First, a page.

Get SHA1 Code for Implementing Google Maps on Android

If you intend implement Google Maps on Android application, you must have a Google Maps API key. To use the Google Maps Android API v2, you must register your app project on the Google Developers Console and get a Google API key which you can add to your app.

Arcording to developers.google.com:

The API key is based on a short form of your app’s digital certificate, known as its SHA-1 fingerprint. To display the SHA-1 fingerprint for your certificate, first ensure that you are using the right certificate. You may have two certificates:

  • A debug certificate: The Android SDK tools generate this certificate automatically when you do a debug build. Only use this certificate with apps that you’re testing. Do not attempt to publish an app that’s signed with a debug certificate.
  • A release certificate: The Android SDK tools generate this certificate when you do a release build. You can also generate this certificate using the keytool program. Use this certificate when you are ready to release your app to the world.

Follow the steps below to display a certificate’s SHA-1 fingerprint using the keytool program with the -vparameter.

DEBUG CERTIFICATE

Locate your debug keystore file. The file name is debug.keystore, and is created the first time you build your project. By default, it is stored in the same directory as your Android Virtual Device (AVD) files:

  • OS X and Linux: /.android/
  • Windows Vista and Windows 7: C:\Users\your_user_name\.android\

If you are using Eclipse with ADT, and you’re not sure where your debug keystore is located, you can select Windows >Prefs > Android > Build to check the full path.

List the SHA-1 fingerprint:

  • For Linux or OS X, open a terminal window and enter the following:
keytool -list -v -keystore ~/.android/debug.keystore -alias androiddebugkey -storepass android -keypass android  
  • For Windows Vista and Windows 7, run:
keytool -list -v -keystore "%USERPROFILE%\.android\debug.keystore" -alias androiddebugkey -storepass android -keypass android  

You should see output similar to this:

Alias name: androiddebugkey Creation date: Jan 01, 2013 Entry type: PrivateKeyEntry Certificate chain length: 1 Certificate[1]: Owner: CN=Android Debug, O=Android, C=US Issuer: CN=Android Debug, O=Android, C=US Serial number: 4aa9b300 Valid from: Mon Jan 01 08:04:04 UTC 2013 until: Mon Jan 01 18:04:04 PST 2033 Certificate fingerprints:      MD5:  AE:9F:95:D0:A6:86:89:BC:A8:70:BA:34:FF:6A:AC:F9      SHA1: BB:0D:AC:74:D3:21:E1:43:07:71:9B:62:90:AF:A1:66:6E:44:5D:75      Signature algorithm name: SHA1withRSA      Version: 3  

The line that begins with SHA1 contains the certificate’s SHA-1 fingerprint. The fingerprint is the sequence of 20 two-digit hexadecimal numbers separated by colons.

RELEASE CERTIFICATE

Locate your release certificate keystore file. There is no default location or name for the release keystore. If you don’t specify one when you build your app for release, the build will leave your .apk unsigned, and you’ll have to sign it before you can publish it. For the release certificate, you also need the certificate’s alias and the passwords for the keystore and the certificate. You can list the aliases for all the keys in a keystore by entering:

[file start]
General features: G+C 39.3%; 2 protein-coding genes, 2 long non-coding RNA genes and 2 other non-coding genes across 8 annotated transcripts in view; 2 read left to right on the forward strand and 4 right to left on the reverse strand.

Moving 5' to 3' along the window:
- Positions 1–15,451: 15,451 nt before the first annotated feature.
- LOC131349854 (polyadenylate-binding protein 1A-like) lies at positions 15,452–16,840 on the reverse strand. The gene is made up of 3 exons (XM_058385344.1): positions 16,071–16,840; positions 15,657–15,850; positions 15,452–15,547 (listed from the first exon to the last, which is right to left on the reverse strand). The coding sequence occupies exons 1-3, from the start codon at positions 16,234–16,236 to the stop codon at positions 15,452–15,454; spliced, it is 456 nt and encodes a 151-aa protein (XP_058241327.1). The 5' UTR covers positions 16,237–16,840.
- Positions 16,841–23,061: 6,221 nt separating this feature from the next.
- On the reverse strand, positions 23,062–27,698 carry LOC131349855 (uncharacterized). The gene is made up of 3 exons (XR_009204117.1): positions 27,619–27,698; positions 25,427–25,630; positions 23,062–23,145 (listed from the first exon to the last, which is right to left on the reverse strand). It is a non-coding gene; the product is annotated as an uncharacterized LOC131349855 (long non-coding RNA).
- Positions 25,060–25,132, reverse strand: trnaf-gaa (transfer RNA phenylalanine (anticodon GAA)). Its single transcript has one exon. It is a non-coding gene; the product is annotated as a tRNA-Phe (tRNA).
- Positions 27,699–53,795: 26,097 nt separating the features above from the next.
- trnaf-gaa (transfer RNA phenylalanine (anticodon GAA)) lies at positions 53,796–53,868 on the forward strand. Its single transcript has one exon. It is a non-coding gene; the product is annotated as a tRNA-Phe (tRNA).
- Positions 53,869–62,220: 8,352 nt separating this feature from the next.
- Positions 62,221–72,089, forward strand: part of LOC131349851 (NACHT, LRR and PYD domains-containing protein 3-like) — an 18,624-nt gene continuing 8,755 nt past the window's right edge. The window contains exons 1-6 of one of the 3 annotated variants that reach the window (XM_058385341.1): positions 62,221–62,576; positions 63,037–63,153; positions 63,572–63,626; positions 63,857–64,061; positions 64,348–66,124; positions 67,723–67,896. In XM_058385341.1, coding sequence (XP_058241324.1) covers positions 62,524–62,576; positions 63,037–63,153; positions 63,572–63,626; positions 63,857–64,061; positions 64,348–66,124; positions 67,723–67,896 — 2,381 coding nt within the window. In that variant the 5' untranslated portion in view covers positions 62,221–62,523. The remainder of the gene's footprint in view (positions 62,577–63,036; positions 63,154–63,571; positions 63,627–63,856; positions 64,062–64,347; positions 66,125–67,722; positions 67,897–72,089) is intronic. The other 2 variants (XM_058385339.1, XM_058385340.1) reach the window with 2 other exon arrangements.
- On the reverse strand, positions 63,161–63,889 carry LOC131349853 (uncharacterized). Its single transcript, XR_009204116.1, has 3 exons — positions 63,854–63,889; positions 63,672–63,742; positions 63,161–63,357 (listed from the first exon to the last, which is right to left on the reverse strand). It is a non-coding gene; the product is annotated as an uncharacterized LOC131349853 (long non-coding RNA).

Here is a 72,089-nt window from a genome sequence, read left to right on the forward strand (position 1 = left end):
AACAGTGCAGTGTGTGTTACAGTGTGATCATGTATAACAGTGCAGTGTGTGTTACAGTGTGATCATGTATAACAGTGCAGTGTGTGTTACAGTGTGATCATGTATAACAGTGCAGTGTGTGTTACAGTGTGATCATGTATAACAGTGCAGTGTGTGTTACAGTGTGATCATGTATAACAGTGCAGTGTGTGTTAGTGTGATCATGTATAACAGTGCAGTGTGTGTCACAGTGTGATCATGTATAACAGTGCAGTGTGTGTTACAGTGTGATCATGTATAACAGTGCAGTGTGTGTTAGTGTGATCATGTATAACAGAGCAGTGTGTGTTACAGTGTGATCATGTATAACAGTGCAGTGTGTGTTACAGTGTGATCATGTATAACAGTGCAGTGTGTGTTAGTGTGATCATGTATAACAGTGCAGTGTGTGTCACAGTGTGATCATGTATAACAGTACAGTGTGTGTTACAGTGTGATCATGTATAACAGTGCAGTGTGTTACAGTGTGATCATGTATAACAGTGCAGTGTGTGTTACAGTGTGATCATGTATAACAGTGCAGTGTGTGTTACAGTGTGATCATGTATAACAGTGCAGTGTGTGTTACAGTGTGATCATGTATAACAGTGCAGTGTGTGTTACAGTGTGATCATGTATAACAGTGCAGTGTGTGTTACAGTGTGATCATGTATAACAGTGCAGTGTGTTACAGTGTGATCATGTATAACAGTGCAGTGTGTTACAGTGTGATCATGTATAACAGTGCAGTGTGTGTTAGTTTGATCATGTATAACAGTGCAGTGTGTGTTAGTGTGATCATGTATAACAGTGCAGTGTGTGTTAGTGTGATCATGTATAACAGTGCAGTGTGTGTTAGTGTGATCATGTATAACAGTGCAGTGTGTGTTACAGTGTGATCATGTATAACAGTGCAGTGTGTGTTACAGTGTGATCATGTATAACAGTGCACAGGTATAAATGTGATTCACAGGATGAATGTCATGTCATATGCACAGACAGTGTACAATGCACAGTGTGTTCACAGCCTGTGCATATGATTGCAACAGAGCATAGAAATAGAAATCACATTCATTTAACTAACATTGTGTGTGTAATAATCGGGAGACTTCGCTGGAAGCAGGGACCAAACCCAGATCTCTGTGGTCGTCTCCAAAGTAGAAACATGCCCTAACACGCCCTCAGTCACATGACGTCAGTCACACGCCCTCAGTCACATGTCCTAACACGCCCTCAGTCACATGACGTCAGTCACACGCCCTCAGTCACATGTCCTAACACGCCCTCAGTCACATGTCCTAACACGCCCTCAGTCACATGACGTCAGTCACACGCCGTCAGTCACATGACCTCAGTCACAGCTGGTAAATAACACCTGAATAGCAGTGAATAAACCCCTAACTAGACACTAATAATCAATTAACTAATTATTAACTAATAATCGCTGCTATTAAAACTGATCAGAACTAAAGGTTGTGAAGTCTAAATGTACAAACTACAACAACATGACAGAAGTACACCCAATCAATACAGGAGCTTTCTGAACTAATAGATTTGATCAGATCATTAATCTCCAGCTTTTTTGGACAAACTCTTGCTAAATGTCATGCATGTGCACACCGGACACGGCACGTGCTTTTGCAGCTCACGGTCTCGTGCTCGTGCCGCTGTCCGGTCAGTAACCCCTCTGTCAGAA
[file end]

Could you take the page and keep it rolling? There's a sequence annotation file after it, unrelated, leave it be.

keytool -list -keystore your_keystore_name  

Replace your_keystore_name with the fully-qualified path and name of the keystore, including the .keystoreextension. You’ll be prompted for the keystore’s password. Then keytool displays all the aliases in the keystore.

Enter the following at a terminal or command prompt:

keytool -list -v -keystore your_keystore_name -alias your_alias_name  

Replace your_keystore_name with the fully-qualified path and name of the keystore, including the .keystore extension. Replace your_alias_name with the alias that you assigned to the certificate when you created it.

You should see output similar to this:

Alias name: <alias_name> Creation date: Feb 02, 2013 Entry type: PrivateKeyEntry Certificate chain length: 1 Certificate[1]: Owner: CN=Android Debug, O=Android, C=US Issuer: CN=Android Debug, O=Android, C=US Serial number: 4cc9b300 Valid from: Mon Feb 02 08:01:04 UTC 2013 until: Mon Feb 02 18:05:04 PST 2033 Certificate fingerprints:     MD5:  AE:9F:95:D0:A6:86:89:BC:A8:70:BA:34:FF:6B:AC:F9     SHA1: BB:0D:AC:74:D3:21:E1:43:67:71:9B:62:90:AF:A1:66:6E:44:5D:75     Signature algorithm name: SHA1withRSA     Version: 3  

The line that begins with SHA1 contains the certificate’s SHA-1 fingerprint. The fingerprint is the sequence of 20 two-digit hexadecimal numbers separated by colons.

But I don’t like use command line interface, I have a trick for get SHA-1 on Eclipse and Android Studio.

With Eclipse (Android ADT Bundle)

Step 1: Right click on your project -> Export

android<em>how</em>to<em>get</em>sha1<em>key</em>eclipse_1S

Step 2: Select “Export Android Application” and Nextandroid<em>how</em>to<em>get</em>sha1<em>key</em>eclipse_2

Step 3: Select project and Next, in new windows Browse to keystore debug or release, enter password for the keystore and Nextandroid<em>how</em>to<em>get</em>sha1<em>key</em>eclipse_3

Step 4: In the final windows, you can show certificate fingerprintsandroid<em>how</em>to<em>get</em>sha1<em>key</em>eclipse_4

With Android Studio

Step 1: Create new Google Maps Activity
android<em>how</em>to<em>get</em>sha1<em>key</em>as_1

Step 2: Enter name for Google Maps Activity
android<em>how</em>to<em>get</em>sha1<em>key</em>as_2

After step 2, Android Studio generated a xml file google_maps_api.xml.
android<em>how</em>to<em>get</em>sha1<em>key</em>as_3

In google_maps_api.xml file, you can get SHA-1 key.
Notes: In your project contain 2 file google_maps_api.xml for debug and release mode

android<em>how</em>to<em>get</em>sha1<em>key</em>as_4